It's expensive to rent an apartment in NYC, and those high costs are exacerbated by brokers’ fees and security deposits—two upfront costs that, alone, could have you shelling out thousands of dollars before you even move in.
But that may soon change. City Council members Keith Powers and Carlina Rivera have proposed a package of bills that would slash brokers’ fees and security deposits in an effort to make renting a NYC apartment more affordable.
Their legislation caps brokers’ fees at one month's rent, instead of the standard 12 to 15 percent of the annual rent. Security deposits would be limited to one month, and renters would have the option to spread the charge out over a six-month period. Landlords would also be required to return deposits within 60 days of a lease ending.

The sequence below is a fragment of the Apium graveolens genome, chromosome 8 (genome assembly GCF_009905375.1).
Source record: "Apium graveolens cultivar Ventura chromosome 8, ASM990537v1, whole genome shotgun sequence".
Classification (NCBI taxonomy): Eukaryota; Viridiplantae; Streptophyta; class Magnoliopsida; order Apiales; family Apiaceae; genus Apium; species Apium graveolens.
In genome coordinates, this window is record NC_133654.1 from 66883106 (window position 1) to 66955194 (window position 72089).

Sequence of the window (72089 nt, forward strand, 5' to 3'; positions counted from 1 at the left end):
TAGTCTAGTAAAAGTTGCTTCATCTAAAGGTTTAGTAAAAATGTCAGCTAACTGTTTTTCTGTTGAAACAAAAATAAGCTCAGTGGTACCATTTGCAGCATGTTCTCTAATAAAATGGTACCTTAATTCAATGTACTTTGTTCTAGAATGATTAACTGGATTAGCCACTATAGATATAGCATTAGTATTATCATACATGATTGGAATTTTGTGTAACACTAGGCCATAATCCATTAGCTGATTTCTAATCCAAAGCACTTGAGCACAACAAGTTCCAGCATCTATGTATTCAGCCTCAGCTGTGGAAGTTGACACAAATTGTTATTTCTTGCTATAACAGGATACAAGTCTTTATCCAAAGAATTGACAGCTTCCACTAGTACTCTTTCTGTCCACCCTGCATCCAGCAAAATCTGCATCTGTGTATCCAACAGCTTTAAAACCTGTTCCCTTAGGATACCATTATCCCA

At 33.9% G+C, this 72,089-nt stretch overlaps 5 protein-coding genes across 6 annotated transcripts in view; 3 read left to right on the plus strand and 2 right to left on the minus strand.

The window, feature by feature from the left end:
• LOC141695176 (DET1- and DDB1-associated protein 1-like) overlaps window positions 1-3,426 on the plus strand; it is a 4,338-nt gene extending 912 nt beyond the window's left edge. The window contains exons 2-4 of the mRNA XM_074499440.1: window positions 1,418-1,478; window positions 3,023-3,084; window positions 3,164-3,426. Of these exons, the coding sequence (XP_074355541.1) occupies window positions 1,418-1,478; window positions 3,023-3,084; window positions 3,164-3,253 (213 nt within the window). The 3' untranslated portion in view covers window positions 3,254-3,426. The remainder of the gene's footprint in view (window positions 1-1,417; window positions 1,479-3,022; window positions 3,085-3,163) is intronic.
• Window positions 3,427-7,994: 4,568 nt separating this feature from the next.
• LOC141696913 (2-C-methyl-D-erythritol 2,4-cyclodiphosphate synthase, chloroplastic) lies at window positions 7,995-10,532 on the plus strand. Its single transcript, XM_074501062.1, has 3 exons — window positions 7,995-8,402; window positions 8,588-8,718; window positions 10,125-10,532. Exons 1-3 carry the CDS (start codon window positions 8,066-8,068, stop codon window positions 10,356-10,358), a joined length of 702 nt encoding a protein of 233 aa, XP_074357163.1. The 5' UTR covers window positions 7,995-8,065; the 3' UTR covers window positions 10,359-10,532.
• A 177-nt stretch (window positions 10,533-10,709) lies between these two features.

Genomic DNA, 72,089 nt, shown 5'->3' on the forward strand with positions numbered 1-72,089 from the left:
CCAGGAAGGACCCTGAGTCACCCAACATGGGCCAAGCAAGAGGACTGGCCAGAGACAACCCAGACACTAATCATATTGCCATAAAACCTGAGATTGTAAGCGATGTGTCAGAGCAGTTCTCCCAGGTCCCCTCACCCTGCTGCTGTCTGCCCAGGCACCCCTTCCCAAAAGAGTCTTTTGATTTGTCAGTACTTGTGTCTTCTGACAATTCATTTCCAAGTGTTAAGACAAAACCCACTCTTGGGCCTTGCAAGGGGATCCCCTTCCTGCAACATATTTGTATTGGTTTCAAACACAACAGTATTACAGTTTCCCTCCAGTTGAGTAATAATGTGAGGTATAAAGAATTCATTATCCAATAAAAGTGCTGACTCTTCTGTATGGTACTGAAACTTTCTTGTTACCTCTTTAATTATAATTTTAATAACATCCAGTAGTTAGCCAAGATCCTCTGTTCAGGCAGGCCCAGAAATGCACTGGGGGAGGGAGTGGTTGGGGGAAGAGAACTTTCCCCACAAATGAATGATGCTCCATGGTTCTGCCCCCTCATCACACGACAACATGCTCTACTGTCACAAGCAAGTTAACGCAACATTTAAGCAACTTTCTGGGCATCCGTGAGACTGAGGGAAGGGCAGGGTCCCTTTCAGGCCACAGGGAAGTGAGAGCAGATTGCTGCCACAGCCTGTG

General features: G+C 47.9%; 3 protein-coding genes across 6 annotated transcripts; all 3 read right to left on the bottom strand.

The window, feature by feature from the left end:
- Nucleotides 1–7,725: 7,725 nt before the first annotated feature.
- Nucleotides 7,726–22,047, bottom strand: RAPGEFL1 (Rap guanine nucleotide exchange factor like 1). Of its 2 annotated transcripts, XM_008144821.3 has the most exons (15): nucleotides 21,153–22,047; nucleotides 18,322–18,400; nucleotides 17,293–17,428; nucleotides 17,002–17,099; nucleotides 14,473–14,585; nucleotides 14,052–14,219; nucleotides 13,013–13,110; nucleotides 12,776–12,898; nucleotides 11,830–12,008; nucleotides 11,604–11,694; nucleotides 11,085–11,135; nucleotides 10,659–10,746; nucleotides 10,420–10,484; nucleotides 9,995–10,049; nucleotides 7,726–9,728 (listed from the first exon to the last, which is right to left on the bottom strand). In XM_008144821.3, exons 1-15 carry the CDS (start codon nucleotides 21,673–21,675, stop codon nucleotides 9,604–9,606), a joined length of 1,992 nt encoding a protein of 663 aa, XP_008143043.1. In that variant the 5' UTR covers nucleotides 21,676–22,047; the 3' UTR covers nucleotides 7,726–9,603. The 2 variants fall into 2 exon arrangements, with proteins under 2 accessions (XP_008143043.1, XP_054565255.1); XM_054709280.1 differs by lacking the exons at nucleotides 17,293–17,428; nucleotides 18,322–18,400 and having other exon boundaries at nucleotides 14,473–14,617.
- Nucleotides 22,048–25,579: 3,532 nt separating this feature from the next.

“We’re lifelong New Yorkers, we’re both renters, and we hear from constituents all the time about the cost of living in New York City,” Powers tells Brick Underground. “I was really interested in looking at what can be prohibitive to people, and I’ve heard a lot of constituents and New Yorkers in general talk about the large amount of money they have to put out just to move into a new apartment.”
The bills are backed by “roughly half the council, which is a sign of strong support,” Powers says.
While NYC renters are likely to support the proposed legislation, brokers are adamantly proposed.
“I am mindful of the impact on the people that work in the industry, and I’ve heard those concerns, and I’m taking them into account as we consider advancing the legislation,” Powers says.